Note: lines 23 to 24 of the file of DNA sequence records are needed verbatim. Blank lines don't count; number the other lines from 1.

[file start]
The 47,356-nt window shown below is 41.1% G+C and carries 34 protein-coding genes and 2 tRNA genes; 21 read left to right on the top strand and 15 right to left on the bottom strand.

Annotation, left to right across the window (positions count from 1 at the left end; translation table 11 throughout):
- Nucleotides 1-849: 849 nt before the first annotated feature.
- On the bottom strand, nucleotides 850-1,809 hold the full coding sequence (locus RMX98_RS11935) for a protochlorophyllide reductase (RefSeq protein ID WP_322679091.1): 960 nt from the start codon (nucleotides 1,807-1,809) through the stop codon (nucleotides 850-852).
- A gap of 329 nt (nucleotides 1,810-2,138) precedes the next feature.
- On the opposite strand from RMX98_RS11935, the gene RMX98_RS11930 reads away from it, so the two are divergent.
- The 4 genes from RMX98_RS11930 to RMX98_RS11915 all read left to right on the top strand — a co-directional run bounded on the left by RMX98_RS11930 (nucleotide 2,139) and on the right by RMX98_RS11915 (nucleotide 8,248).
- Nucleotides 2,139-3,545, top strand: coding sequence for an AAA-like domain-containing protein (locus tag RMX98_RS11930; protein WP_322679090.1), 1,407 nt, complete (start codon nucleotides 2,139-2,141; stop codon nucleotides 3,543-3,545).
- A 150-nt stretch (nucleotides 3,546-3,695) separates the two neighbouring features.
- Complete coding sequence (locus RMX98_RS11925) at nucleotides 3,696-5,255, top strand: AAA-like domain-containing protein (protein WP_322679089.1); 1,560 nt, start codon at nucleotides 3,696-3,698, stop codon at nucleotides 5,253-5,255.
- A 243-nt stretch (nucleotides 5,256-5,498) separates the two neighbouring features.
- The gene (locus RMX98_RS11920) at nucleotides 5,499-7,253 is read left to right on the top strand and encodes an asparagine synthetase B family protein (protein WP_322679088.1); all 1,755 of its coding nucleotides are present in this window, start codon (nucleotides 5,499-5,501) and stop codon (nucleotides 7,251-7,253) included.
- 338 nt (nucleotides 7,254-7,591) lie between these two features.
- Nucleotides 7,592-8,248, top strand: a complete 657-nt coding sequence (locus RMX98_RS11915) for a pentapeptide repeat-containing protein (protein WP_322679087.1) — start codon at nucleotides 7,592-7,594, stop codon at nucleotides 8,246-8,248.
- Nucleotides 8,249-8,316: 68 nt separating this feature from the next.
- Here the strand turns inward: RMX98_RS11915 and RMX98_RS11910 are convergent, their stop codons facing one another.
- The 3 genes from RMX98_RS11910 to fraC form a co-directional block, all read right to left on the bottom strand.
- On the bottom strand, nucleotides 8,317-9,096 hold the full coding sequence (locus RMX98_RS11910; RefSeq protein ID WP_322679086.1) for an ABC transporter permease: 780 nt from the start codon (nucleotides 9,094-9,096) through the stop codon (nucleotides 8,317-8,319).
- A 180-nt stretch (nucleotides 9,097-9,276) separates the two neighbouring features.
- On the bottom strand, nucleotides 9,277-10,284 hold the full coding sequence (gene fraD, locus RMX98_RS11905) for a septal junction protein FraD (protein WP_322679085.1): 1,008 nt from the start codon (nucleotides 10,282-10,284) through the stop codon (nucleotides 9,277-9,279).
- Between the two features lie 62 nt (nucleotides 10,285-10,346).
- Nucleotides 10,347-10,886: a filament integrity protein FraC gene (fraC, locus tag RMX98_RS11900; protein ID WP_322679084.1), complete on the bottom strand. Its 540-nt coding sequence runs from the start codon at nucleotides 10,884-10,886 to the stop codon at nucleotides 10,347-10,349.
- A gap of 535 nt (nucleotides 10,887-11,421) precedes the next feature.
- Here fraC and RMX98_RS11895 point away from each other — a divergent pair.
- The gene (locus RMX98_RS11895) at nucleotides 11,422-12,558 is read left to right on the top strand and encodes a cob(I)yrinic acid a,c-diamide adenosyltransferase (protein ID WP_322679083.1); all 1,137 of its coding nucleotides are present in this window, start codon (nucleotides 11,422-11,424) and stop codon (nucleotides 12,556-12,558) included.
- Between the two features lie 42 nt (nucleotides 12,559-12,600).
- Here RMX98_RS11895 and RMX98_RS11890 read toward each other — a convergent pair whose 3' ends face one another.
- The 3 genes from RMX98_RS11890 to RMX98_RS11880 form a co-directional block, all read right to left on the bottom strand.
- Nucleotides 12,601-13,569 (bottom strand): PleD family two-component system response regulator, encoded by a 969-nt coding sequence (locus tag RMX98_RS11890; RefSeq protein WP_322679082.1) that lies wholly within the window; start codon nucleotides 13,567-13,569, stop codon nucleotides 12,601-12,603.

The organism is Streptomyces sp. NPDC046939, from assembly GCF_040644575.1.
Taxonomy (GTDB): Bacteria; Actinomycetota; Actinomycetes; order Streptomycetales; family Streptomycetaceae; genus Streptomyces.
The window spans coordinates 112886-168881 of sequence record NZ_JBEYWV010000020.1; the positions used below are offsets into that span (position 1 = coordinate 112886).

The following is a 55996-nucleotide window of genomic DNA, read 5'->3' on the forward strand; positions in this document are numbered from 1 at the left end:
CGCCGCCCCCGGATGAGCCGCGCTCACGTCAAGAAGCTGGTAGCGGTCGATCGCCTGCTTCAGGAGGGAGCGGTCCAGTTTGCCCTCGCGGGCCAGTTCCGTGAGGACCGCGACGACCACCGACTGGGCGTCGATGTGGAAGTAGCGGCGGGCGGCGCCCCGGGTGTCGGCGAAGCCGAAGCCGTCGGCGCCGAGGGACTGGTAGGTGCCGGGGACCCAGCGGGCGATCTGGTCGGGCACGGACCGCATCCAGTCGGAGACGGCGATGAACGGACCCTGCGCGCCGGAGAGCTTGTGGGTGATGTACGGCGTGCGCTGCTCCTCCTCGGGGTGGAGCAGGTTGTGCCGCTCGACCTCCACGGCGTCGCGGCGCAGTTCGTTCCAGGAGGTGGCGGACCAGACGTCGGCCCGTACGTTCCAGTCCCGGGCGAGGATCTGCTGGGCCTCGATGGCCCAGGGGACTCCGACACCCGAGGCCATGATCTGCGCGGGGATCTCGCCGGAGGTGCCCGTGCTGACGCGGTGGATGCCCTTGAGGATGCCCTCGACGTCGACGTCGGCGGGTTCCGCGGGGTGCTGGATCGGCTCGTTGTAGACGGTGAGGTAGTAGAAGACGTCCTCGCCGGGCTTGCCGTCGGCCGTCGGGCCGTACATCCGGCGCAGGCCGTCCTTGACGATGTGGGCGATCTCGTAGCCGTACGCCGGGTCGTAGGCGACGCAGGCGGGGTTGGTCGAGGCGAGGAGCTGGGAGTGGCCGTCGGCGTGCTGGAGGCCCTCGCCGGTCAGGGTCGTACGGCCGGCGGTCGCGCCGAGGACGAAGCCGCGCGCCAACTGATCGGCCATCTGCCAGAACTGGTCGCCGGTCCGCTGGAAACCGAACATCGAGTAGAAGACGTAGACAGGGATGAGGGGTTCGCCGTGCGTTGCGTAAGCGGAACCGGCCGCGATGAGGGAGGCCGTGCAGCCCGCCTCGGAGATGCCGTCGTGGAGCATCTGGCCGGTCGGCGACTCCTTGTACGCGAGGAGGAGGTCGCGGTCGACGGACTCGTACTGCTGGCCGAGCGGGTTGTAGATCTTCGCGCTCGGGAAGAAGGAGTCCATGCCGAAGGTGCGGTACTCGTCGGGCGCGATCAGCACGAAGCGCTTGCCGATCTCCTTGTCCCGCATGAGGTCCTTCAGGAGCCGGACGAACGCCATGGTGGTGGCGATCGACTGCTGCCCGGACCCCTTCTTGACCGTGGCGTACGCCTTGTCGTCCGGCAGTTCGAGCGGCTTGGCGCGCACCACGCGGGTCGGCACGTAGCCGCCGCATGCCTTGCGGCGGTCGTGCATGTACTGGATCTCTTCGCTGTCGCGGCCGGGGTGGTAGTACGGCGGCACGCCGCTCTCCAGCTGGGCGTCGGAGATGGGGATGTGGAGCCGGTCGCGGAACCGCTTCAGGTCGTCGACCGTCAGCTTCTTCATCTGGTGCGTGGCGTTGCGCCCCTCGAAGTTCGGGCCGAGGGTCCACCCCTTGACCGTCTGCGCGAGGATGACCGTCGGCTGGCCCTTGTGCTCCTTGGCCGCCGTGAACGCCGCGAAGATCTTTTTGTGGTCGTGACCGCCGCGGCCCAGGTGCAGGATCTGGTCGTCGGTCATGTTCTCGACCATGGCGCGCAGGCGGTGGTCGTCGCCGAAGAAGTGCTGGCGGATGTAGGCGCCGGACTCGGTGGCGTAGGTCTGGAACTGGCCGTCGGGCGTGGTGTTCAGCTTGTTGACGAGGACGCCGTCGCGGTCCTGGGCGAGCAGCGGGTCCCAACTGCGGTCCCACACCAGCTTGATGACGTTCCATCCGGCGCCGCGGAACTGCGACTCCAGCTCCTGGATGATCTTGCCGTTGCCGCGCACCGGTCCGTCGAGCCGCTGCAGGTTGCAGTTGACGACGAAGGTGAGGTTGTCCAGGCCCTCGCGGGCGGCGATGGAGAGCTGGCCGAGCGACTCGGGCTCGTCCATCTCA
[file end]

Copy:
- A gap of 535 nt (nucleotides 10,887-11,421) precedes the next feature.
- Here fraC and RMX98_RS11895 point away from each other — a divergent pair.